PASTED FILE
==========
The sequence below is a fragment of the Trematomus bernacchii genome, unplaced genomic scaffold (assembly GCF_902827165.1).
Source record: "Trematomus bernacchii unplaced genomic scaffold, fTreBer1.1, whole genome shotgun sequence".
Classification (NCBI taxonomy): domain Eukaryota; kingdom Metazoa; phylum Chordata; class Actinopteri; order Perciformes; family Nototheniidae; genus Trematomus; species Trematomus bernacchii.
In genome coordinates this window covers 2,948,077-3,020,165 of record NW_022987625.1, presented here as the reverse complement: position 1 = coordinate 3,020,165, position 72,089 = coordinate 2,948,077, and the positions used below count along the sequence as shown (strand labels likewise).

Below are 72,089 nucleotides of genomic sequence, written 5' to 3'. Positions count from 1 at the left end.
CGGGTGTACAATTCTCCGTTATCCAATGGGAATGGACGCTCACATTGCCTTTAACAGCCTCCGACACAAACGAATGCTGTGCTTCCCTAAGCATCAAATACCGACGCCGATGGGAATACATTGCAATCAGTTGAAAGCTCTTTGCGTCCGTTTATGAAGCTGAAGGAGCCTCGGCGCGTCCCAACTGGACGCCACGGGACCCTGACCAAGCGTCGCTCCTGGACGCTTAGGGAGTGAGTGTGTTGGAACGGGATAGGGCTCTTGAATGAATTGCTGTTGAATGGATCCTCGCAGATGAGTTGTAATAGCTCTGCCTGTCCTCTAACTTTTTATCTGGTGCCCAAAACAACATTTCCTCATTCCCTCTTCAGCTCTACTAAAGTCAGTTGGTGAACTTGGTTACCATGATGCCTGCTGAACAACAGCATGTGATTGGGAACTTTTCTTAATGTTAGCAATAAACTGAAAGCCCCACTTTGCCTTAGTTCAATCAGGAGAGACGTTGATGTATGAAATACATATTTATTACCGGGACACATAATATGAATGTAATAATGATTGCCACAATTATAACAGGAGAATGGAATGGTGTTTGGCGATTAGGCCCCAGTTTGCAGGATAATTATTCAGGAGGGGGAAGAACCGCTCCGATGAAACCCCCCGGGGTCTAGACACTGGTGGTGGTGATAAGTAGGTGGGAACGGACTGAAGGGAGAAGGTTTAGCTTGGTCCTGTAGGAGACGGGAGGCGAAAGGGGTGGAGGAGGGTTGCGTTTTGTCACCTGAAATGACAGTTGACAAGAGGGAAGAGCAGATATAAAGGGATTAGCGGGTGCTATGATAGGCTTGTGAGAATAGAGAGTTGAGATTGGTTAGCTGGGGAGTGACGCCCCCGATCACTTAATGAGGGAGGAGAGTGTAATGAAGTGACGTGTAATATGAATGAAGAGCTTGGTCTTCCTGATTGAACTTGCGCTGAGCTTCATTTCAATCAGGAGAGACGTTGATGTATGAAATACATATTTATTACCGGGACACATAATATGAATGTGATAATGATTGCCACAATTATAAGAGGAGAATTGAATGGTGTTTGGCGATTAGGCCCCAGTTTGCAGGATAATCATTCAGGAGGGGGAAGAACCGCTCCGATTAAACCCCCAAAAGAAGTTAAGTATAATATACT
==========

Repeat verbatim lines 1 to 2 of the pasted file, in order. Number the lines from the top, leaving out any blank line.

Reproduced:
The sequence below is a fragment of the Trematomus bernacchii genome, unplaced genomic scaffold (assembly GCF_902827165.1).
Source record: "Trematomus bernacchii unplaced genomic scaffold, fTreBer1.1, whole genome shotgun sequence".